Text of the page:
Tailored Brands (NYSE:TLRD) is down 26% this morning after reporting another quarter of declining sales. The owner of retail brands like Joseph A Bank and Men's Wearhouse also announced it would be halting its dividend, with an emphasis on paying down debt. Couple that with forecasts for lower profits, and there's a lot to be concerned about. 


Total net sales revenues fell 4.1% in the quarter to $789.48 million. Overall, there's just not a lot of good that can be said about Tailored Brands' second quarter. This is a company with a lot of work to do.

Metric Q2'19


Revenue $789.48 million

$823.43 million

Operating Income $60.59 million

$87.99 million

Net Income $34.27 million $49.24 million
Earnings per share (Diluted) $0.68 $0.97

Operating income is weakening quickly, declining 31.1% to $60.59 million in the second quarter alone, as gross margins suffered. Net income declined 30.4% to $34.27 million. On a per share basis, earnings broke down to $0.68 per diluted share; a 29.8% decline year over year.

The sales trends are plain bad

On a comparable sales basis, the declines were felt across the board. Excluding the corporate apparel side of the business, comparable sales across the company's retail brands declined 3.6%. Men's Wearhouse, their most important piece of the business, saw comp sales declines of 4.3%. Looking ahead, there doesn't look to be any light on the horizon. Third quarter guidance anticipates comp sales to continue their decline, with Men's Wearhouse taking a 3%-5% hit. Joseph A. Bank, the second largest piece of the business, is expected to have comparable sales declines of 2%-4%.

Dapper suit model

Source Image: Getty Images

Moves going forward

CEO Dinesh Lathi did express optimism in the earnings release. The executive noted that the company is seeing "early customer response to our initiatives" and he felt confident that the new strategy of personalized products/services, improved experiences, and meaningful brands would lead to positive comparable sales.

I think there's a lot of work here to accomplish what was laid out in the earnings release. When you think of this company's brands, you think of suits, jackets, and dress clothes. While we certainly do need these types of apparel, it's a more specialized market. The retailers that seem to be succeeding right now are the ones that offer diversified holdings, or they're in the athleisure market. Even if the company were to offer a broader range of jeans or t-shirts, Men's Wearhouse is not going to be your instinctual first stop for that sort of thing.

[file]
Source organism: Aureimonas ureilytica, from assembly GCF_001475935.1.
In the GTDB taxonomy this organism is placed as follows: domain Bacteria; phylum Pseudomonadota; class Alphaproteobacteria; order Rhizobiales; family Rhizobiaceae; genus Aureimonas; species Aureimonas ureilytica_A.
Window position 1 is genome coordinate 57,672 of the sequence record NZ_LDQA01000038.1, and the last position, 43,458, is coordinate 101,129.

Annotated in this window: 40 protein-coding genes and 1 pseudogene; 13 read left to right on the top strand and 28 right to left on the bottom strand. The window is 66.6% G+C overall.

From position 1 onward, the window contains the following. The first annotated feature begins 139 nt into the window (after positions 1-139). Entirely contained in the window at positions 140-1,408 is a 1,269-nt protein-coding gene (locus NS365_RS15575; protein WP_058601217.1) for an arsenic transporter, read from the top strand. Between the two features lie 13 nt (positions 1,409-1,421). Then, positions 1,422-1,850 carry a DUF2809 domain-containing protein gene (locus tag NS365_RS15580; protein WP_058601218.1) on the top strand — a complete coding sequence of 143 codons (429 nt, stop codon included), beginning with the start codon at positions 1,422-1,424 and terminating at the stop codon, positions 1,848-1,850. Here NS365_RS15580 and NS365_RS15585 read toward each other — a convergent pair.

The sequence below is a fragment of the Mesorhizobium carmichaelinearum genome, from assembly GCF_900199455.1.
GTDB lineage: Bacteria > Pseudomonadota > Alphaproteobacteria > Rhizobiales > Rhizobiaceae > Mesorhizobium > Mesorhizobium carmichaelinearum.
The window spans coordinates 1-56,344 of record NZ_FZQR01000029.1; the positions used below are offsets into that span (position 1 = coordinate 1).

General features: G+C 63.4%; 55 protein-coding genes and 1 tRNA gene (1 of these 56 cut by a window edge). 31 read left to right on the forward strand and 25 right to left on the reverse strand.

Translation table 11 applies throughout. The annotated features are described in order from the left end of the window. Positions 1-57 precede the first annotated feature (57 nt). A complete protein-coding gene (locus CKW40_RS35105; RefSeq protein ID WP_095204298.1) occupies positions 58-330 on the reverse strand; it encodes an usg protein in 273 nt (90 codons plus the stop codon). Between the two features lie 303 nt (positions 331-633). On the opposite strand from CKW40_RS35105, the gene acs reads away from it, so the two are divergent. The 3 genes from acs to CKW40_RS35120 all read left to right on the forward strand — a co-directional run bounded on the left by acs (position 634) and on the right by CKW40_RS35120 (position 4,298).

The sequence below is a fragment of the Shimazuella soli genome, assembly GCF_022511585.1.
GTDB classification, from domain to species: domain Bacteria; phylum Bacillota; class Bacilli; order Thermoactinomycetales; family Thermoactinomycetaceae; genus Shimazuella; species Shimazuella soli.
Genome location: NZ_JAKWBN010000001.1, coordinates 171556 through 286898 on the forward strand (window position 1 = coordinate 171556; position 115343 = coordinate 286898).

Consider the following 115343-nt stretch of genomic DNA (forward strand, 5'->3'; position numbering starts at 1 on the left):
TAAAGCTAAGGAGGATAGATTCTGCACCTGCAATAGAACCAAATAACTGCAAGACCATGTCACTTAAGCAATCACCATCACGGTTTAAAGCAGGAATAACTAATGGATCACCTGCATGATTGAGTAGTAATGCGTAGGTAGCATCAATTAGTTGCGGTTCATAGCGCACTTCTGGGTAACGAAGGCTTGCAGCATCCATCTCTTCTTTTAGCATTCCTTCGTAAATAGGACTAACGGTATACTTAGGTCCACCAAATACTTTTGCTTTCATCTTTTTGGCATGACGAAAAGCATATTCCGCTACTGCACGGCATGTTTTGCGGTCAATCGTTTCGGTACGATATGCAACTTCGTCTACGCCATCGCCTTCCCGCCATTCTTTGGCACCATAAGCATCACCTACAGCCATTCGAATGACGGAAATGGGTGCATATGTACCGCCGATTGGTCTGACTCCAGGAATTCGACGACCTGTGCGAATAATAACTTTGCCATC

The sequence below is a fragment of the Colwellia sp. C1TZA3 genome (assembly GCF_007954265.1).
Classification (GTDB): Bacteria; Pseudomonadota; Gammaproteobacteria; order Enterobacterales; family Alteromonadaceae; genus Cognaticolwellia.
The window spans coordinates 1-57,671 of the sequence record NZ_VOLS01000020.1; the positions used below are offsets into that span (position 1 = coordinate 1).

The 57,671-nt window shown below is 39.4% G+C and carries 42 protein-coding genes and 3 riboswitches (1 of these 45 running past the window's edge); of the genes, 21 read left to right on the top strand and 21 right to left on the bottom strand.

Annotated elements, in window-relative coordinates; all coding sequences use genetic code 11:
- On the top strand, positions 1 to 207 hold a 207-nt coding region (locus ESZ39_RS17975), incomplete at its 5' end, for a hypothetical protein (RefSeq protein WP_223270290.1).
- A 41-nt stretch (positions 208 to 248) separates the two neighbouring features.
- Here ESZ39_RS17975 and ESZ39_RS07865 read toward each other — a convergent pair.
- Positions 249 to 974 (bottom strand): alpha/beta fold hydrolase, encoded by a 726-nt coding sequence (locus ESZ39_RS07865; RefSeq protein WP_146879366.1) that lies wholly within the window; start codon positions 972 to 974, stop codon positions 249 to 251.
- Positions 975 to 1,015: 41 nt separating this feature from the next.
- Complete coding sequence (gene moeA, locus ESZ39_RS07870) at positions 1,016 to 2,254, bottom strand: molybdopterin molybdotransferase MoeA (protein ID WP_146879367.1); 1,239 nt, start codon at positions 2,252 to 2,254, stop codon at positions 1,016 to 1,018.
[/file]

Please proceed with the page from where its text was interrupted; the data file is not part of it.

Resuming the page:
The sale of the corporate apparel business brought Tailored Brands a nice $62 million, and has given them some capital to invest in business improvements. Even so, that's a pretty small sum when you consider the company finished the quarter with more than $1.14 billion in long term debt on the books.

At the end of the second quarter, the company had total shareholder's equity of $4.56 million. Compare that to the stocks market capitalization of $265 million, and there's an inherent disconnect here. The stock might be cheap from a price to earnings perspective, but the balance sheet tells another story. Even with the cash infusion from the corporate apparel sale, the book value won't come close to what the market is asking. The stock doesn't seem like a good fit right now. I certainly won't be looking at this pullback as any sort of buying opportunity.


This article represents the opinion of the writer, who may disagree with the “official” recommendation position of a Motley Fool premium advisory service. We’re motley! Questioning an investing thesis -- even one of our own -- helps us all think critically about investing and make decisions that help us become smarter, happier, and richer.